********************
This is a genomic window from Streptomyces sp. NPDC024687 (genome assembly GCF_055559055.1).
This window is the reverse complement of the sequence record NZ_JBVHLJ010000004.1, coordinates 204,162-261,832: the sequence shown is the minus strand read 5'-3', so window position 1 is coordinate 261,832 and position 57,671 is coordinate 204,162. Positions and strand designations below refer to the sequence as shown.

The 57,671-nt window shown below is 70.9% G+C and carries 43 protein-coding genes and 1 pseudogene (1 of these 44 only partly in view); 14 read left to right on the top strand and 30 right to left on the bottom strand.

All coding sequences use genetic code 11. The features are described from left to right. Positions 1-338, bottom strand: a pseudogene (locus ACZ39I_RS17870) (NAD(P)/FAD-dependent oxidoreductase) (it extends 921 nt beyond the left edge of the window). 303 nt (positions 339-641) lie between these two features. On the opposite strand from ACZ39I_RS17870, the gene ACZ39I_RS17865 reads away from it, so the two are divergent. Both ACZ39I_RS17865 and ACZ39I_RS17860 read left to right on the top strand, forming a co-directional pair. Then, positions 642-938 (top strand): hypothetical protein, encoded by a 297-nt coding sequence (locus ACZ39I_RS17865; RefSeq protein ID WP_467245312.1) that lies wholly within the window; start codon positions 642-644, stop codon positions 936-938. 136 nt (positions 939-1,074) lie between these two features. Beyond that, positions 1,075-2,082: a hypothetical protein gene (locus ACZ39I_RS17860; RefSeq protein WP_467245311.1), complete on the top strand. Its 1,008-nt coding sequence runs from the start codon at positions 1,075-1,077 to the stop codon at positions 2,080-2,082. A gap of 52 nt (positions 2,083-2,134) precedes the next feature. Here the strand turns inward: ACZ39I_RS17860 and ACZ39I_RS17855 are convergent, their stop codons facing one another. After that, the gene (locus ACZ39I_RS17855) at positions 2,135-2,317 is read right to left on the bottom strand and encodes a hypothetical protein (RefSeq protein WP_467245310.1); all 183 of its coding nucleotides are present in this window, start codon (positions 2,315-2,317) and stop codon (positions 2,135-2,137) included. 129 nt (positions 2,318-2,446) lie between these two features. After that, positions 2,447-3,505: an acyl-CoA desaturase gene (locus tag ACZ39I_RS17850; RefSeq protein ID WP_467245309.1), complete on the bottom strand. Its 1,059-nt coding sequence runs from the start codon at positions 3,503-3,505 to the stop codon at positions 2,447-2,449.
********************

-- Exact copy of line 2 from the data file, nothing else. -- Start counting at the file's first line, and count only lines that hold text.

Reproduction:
This window is the reverse complement of the sequence record NZ_JBVHLJ010000004.1, coordinates 204,162-261,832: the sequence shown is the minus strand read 5'-3', so window position 1 is coordinate 261,832 and position 57,671 is coordinate 204,162. Positions and strand designations below refer to the sequence as shown.